The Quezon City government’s latest crackdown on colorum tricycles has confiscated about 80 sidecars. A payloader was used on Wednesday to apply the finishing touch. —Photo courtesy of QC Public Affairs Dept.
There was nothing Domingo Edubas could do but watch as a payloader reduced his tricycle’s sidecar into a crushed piece of metal on Wednesday.
Edubas’ source of income was one of the first casualties of the city government’s fresh crackdown on “colorum” or unauthorized tricycles, as officials enforced a 2014 ordinance regulating the mode of transport.
The 49-year-old Edubas admitted he had been plying the streets without a franchise for over 10 years. When finally caught, he was stunned to see his tricycle not only confiscated but its sidecar destroyed right in front of him at the impounding area of the city’s Tricycle Regulatory Unit (TRU).
“I wish that before they took our main source of income, they should have at least given us other options for livelihood,” the father of three told the Inquirer.
The city government on Tuesday started going after colorum tricycles estimated to be numbering between 5,000 to 10,000.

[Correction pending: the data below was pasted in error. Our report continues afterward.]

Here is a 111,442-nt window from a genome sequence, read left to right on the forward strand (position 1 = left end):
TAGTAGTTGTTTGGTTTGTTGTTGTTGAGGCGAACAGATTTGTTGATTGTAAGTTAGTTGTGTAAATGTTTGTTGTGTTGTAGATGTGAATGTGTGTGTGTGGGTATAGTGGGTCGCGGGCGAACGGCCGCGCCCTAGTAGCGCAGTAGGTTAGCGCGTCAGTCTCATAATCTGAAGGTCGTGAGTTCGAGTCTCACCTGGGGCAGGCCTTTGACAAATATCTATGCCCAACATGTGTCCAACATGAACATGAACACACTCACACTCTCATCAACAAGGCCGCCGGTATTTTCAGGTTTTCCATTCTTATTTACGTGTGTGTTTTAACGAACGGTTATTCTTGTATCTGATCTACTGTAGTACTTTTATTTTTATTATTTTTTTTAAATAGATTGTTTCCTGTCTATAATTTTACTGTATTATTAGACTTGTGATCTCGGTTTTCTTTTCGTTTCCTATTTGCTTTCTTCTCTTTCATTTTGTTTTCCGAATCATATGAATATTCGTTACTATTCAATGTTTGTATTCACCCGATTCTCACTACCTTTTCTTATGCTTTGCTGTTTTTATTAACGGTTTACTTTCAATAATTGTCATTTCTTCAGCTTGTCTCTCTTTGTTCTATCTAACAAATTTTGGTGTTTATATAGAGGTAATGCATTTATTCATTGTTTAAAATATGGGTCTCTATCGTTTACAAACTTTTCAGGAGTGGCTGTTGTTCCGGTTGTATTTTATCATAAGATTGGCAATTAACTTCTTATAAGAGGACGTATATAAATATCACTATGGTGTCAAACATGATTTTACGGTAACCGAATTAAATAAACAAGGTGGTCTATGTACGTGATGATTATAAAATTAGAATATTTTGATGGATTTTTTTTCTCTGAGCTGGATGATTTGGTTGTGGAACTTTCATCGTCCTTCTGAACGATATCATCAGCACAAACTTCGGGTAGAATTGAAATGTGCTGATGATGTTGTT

Over 40 units have since been confiscated in six barangays. Including those seized in earlier operations, up to 80 sidecars have been destroyed.
Many colorum drivers were caught off guard as the government implemented a “one-strike policy,” contrary to a previous arrangement where the trikes were seized only after the fourth offense.
TRU chief Robert dela Cruz said most drivers “violently resisted” when teams from the Department of Public Order and Safety started taking their tricycles.
“They begged us not to take away their trikes, saying the income was for their children’s education,” Dela Cruz said. “But we tell them that we need to implement the law, as this is also for the safety of the passengers.”
Armando Garcia, president of the federation of tricycle operators and drivers’ associations (Toda) in the city’s fourth district, said they welcomed the crackdown.
“Unregistered trikes can also be used in robberies, and the government cannot monitor them,” he said. —WITH A REPORT FROM PAULINE FAYE TRIA
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